There was once an old mother sheep who had seven lambs, and one day the bat, who was about to make a visit to his father-in-law who lived a long day's march away, went to the old sheep and asked her to lend him one of her young lambs to carry his load for him. At first the mother sheep refused, but as the young lamb was anxious to travel and see something of the world, and begged to be allowed to go, at last she reluctantly consented. So in the morning at daylight the bat and the lamb set off together, the lamb carrying the bat's drinking-horn. When they reached half-way, the bat told the lamb to leave the horn underneath a bamboo tree. Directly he arrived at the house, he sent the lamb back to get the horn. When the lamb had gone the bat's father-in-law brought him food, and the bat ate it all, leaving nothing for the lamb. When the lamb returned, the bat said to him, "Hullo! you have arrived at last I see, but you are too late for food; it is all finished." He then sent the lamb back to the tree with the horn, and when the lamb returned again it was late, and he went supperless to bed. The next day, just before it was time for food, the bat sent the lamb off again for the drinking-horn, and when the food arrived the bat, who was very greedy, ate it all up a second time. This mean behaviour on the part of the bat went on for four days, until at last the lamb became quite thin and weak. The bat decided to return home the next day, and it was all the lamb could do to carry his load. When he got home to his mother the lamb complained bitterly of the treatment he had received from the bat, and was baa-ing all night, complaining of pains in his inside. The old mother sheep, who was very fond of her children, determined to be revenged on the bat for the cruel way he had starved her lamb; she therefore decided to consult the tortoise, who, although very poor, was considered by all people to be the wisest of all animals. When the old sheep had told the whole story to the tortoise, he considered for some time, and then told the sheep that she might leave the matter entirely to him, and he would take ample revenge on the bat for his cruel treatment of her son.
Very soon after this the bat thought he would again go and see his father-in-law, so he went to the mother sheep again and asked her for one of her sons to carry his load as before. The tortoise, who happened to be present, told the bat that he was going in that direction, and would cheerfully carry his load for him. They set out on their journey the following day, and when they arrived at the half-way halting-place the bat pursued the same tactics that he had on the previous occasion. He told the tortoise to hide his drinking-horn under the same tree as the lamb had hidden it before; this the tortoise did, but when the bat was not looking he picked up the drinking-horn again and hid it in his bag. When they arrived at the house the tortoise hung the horn up out of sight in the back yard, and then sat down in the house. Just before it was time for food the bat sent the tortoise to get the drinking-horn, and the tortoise went outside into the yard, and waited until he heard that the beating of the boiled yams into foo-foo had finished; he then went into the house and gave the drinking-horn to the bat, who was so surprised and angry, that when the food was passed he refused to eat any of it, so the tortoise ate it all; this went on for four days, until at last the bat became as thin as the poor little lamb had been on the previous occasion. At last the bat could stand the pains of his inside no longer, and secretly told his mother-in-law to bring him food when the tortoise was not looking. He said, "I am now going to sleep for a little, but you can wake me up when the food is ready." The tortoise, who had been listening all the time, being hidden in a corner out of sight, waited until the bat was fast asleep, and then carried him very gently into the next room and placed him on his own bed; he then very softly and quietly took off the bat's cloth and covered himself in it, and lay down where the bat had been; very soon the bat's mother-in-law brought the food and placed it next to where the bat was supposed to be sleeping, and having pulled his cloth to wake him, went away. The tortoise then got up and ate all the food; when he had finished he carried the bat back again, and took some of the palm-oil and foo-foo and placed it inside the bat's lips while he was asleep; then the tortoise went to sleep himself. In the morning when he woke up the bat was more hungry than ever, and in a very bad temper, so he sought out his mother-in-law and started scolding her, and asked her why she had not brought his food as he had told her to do. She replied she had brought his food, and that he had eaten it; but this the bat denied, and accused the tortoise of having eaten the food. The woman then said she would call the people in and they should decide the matter; but the tortoise slipped out first and told the people that the best way to find out who had eaten the food was to make both the bat and himself rinse their mouths out with clean water into a basin. This they decided to do, so the tortoise got his tooth-stick which he always used, and having cleaned his teeth properly, washed his mouth out, and returned to the house.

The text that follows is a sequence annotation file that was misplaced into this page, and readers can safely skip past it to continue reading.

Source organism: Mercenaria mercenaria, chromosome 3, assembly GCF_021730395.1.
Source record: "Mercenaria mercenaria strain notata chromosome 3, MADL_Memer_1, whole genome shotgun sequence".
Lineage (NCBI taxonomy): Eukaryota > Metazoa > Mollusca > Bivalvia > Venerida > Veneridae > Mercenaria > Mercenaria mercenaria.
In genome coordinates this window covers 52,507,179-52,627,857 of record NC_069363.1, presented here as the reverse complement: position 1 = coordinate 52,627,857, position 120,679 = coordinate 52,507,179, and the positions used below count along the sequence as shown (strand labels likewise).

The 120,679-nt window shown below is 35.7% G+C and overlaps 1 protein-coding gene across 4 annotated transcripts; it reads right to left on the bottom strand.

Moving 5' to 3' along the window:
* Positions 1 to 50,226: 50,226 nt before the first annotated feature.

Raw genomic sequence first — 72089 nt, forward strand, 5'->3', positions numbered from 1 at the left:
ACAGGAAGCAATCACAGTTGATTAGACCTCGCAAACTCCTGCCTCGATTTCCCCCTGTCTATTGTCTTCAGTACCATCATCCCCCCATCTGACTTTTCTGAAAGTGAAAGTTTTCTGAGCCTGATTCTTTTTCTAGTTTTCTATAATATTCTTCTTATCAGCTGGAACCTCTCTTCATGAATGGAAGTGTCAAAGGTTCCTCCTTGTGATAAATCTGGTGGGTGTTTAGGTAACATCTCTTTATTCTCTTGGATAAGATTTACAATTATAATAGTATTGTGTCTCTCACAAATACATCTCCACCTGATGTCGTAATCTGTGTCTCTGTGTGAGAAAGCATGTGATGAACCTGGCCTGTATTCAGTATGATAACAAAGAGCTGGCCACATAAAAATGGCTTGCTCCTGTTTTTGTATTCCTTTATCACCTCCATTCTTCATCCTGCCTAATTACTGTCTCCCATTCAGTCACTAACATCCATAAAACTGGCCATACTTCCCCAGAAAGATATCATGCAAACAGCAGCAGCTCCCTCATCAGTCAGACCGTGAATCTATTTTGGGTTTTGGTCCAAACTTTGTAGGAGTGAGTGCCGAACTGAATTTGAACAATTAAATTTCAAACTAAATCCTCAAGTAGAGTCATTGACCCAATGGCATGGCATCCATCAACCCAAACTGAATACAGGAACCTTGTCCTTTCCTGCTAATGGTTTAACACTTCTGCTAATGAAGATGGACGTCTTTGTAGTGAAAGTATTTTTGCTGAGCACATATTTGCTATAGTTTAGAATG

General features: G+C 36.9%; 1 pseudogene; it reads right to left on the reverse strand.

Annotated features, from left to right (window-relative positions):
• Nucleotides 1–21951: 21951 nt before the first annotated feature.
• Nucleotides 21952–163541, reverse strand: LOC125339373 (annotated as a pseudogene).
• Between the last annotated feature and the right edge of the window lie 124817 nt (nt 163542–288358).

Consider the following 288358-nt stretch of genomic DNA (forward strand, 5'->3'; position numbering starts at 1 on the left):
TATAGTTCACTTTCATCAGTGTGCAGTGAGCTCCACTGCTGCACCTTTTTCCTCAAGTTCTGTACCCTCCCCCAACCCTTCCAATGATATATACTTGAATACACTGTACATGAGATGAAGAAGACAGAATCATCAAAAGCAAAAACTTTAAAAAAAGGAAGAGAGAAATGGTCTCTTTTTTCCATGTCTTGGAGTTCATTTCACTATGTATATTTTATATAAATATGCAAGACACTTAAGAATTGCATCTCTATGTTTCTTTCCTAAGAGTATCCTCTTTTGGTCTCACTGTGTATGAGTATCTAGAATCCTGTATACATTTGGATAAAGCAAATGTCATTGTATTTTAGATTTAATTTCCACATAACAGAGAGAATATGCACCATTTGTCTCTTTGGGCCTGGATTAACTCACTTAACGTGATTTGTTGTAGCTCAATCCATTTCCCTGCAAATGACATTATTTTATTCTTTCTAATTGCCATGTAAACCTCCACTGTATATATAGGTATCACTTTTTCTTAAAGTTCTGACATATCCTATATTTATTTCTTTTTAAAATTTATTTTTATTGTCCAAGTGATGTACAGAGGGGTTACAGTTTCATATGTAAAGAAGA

When all the people had arrived the woman told them how the bat had abused her, and as he still maintained stoutly that he had had no food for five days, the people said that both he and the tortoise should wash their mouths out with clean water into two clean calabashes; this was done, and at once it could clearly be seen that the bat had been eating, as there were distinct traces of the palm-oil and foo-foo which the tortoise had put inside his lips floating on the water. When the people saw this they decided against the bat, and he was so ashamed that he ran away then and there, and has ever since always hidden himself in the bush during the daytime, so that no one could see him, and only comes out at night to get his food.
The next day the tortoise returned to the mother sheep and told her what he had done, and that the bat was for ever disgraced. The old sheep praised him very much, and told all her friends, in consequence of which the reputation of the tortoise for wisdom was greatly increased throughout the whole country.
Notes: Contains 40 Nigerian folktales. The introduction is written by Andrew Lang.
Author: Elphinstone Dayrell
Publisher:Longmans, Green and Co., London, New York, Bombay & Calcutta